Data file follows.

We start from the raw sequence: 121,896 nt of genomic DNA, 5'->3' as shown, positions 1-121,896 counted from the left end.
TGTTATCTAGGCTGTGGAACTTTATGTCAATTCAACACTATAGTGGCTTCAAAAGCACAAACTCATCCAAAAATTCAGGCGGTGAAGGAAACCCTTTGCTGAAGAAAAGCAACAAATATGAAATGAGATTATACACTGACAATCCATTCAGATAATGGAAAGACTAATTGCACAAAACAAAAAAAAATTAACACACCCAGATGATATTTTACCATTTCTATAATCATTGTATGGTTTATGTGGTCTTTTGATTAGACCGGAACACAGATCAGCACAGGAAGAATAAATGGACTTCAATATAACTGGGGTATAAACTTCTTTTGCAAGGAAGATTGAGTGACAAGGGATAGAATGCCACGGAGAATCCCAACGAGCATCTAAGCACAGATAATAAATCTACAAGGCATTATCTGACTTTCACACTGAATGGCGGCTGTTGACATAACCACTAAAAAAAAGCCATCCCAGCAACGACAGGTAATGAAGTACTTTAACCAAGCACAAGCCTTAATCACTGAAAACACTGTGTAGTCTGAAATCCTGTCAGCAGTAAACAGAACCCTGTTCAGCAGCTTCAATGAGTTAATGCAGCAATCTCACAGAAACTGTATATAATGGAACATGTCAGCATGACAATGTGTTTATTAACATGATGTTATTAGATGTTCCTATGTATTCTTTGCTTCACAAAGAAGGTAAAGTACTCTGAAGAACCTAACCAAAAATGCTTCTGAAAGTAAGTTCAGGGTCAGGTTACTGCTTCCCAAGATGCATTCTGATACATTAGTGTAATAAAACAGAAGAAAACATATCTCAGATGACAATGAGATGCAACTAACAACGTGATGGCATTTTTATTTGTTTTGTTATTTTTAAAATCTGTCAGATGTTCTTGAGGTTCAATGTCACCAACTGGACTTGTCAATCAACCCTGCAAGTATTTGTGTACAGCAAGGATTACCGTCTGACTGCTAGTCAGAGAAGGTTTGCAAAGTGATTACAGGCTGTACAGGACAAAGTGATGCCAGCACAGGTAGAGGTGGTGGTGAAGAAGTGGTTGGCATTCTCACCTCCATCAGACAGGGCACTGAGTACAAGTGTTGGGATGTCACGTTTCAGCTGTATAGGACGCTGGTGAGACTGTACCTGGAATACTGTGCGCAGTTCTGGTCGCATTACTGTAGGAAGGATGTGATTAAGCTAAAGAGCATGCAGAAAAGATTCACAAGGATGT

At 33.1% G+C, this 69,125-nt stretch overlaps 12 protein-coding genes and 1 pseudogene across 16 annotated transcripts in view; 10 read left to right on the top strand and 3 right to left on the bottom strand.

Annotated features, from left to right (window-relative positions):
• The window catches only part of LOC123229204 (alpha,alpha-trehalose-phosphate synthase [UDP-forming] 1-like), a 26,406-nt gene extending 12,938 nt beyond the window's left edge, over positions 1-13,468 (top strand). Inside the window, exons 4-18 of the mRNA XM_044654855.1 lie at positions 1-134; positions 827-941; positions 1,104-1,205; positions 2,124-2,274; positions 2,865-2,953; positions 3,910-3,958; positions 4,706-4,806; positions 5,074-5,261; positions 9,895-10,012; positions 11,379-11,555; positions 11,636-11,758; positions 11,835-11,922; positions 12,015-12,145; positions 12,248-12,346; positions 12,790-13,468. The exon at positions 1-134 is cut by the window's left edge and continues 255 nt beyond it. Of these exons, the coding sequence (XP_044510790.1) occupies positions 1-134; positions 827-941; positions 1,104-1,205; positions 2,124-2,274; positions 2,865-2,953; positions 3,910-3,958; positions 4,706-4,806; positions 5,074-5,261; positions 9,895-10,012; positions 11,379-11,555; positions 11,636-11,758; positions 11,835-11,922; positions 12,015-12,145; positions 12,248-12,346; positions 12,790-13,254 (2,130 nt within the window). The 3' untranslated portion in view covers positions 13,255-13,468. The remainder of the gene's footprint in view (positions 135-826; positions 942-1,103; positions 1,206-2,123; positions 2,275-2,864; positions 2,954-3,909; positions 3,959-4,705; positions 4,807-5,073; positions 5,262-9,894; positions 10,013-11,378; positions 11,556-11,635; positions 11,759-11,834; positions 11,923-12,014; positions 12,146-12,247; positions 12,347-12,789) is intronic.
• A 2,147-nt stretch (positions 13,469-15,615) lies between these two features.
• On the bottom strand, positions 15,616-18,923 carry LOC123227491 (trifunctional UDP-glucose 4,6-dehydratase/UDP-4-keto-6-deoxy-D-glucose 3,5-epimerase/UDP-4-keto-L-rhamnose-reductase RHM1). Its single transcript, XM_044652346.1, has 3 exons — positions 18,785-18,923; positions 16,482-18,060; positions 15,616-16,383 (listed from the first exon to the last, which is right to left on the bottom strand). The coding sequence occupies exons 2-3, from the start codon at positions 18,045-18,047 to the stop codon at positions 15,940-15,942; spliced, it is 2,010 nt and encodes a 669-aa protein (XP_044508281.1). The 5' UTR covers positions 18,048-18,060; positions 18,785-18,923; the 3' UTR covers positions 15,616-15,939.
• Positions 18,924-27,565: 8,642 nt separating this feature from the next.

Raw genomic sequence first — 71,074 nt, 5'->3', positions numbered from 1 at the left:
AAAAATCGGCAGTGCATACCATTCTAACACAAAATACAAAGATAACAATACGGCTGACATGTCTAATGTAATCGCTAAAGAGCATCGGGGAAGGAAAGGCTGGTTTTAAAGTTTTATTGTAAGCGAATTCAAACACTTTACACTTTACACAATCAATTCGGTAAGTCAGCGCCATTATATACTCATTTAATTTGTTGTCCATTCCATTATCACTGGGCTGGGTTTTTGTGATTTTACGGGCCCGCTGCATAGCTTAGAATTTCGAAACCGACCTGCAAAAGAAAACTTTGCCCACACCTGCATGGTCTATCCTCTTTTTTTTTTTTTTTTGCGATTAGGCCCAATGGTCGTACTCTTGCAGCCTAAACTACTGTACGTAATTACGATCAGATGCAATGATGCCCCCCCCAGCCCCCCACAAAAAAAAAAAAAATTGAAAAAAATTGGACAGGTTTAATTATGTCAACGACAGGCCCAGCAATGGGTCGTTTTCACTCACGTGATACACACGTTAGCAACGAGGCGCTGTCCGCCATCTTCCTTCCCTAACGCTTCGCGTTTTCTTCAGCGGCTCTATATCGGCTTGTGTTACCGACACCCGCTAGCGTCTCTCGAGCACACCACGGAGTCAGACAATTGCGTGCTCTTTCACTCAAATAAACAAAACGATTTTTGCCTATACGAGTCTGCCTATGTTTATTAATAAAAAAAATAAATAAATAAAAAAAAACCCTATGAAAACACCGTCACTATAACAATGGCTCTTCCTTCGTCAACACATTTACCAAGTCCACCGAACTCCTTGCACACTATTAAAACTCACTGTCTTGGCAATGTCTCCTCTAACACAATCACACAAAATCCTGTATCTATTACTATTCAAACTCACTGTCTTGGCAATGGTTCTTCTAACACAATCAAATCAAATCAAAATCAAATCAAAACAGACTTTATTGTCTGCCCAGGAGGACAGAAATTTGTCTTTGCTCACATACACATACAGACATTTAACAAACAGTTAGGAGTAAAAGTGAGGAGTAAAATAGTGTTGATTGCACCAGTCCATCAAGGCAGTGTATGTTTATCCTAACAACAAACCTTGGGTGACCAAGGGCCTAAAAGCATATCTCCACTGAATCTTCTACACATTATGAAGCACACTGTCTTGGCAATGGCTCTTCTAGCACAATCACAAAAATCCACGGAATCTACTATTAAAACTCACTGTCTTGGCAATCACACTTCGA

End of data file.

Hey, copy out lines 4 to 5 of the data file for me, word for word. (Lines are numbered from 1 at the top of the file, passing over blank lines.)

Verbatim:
Annotated features, from left to right (window-relative positions):
• The window catches only part of LOC123229204 (alpha,alpha-trehalose-phosphate synthase [UDP-forming] 1-like), a 26,406-nt gene extending 12,938 nt beyond the window's left edge, over positions 1-13,468 (top strand). Inside the window, exons 4-18 of the mRNA XM_044654855.1 lie at positions 1-134; positions 827-941; positions 1,104-1,205; positions 2,124-2,274; positions 2,865-2,953; positions 3,910-3,958; positions 4,706-4,806; positions 5,074-5,261; positions 9,895-10,012; positions 11,379-11,555; positions 11,636-11,758; positions 11,835-11,922; positions 12,015-12,145; positions 12,248-12,346; positions 12,790-13,468. The exon at positions 1-134 is cut by the window's left edge and continues 255 nt beyond it. Of these exons, the coding sequence (XP_044510790.1) occupies positions 1-134; positions 827-941; positions 1,104-1,205; positions 2,124-2,274; positions 2,865-2,953; positions 3,910-3,958; positions 4,706-4,806; positions 5,074-5,261; positions 9,895-10,012; positions 11,379-11,555; positions 11,636-11,758; positions 11,835-11,922; positions 12,015-12,145; positions 12,248-12,346; positions 12,790-13,254 (2,130 nt within the window). The 3' untranslated portion in view covers positions 13,255-13,468. The remainder of the gene's footprint in view (positions 135-826; positions 942-1,103; positions 1,206-2,123; positions 2,275-2,864; positions 2,954-3,909; positions 3,959-4,705; positions 4,807-5,073; positions 5,262-9,894; positions 10,013-11,378; positions 11,556-11,635; positions 11,759-11,834; positions 11,923-12,014; positions 12,146-12,247; positions 12,347-12,789) is intronic.